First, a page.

Apps

Google CEO expresses fears over AI’s potential to harm

Head of Google, Sundar Pichai, has expressed feelings of “deep responsibility” as a leader in the development of artificial intelligence (AI).

In an interview with The Washington Post, he encouraged his tech competitors such as Apple and Amazon to ‘self regulate’ their technology when designing AI that has the potential to harm.

Pichai said it was important to factor in ethics during early stages of production, rather than afterwards; accepting concerns surrounding AI’s potential to hurt people as “very legitimate”.

"I think tech has to realize it just can't build it, and then fix it," Pichai said. "I think that doesn't work."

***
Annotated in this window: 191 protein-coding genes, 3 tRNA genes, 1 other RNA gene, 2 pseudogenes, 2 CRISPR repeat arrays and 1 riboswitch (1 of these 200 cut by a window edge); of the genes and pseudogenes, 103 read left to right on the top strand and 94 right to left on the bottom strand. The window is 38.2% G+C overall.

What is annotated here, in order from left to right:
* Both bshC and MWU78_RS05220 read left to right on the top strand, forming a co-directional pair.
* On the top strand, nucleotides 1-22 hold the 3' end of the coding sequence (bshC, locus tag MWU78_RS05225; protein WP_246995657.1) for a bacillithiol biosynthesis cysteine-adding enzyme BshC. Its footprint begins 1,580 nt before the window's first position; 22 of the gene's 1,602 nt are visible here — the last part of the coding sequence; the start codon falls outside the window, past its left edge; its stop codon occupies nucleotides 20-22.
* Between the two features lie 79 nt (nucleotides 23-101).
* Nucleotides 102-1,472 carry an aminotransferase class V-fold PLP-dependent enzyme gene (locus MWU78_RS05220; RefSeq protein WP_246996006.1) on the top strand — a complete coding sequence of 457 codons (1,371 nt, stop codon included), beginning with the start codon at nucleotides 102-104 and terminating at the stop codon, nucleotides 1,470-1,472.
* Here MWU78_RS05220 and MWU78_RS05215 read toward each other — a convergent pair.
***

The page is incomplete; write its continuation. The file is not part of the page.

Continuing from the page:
In June of this year, Google published a set of internal AI principles, that software created would first and foremost be ‘socially beneficial’. It vowed the technology would never be designed or deployed to violate human rights, to be used in surveillance outside international norms or ever be used in weapons.

Pichai’s comments follow the controversy surrounding Amazon’s Rekognition app, which has faced scrutiny regarding its accuracy and has raised ethical concerns. CEO Jeff Bezos met with Border Control Officials to sell the facial recognition software, which could track human beings and take them back to potentially dangerous situations overseas.  

"This is why we've tried hard to articulate a set of AI principles. We may not have gotten everything right, but we thought it was important to start a conversation," Pichai says.

The company noted that it would continue to work with the military or governments in areas such as cybersecurity, training, recruitment, healthcare, and search-and-rescue.
<
 "As a leader in AI, we feel a deep responsibility to get this right."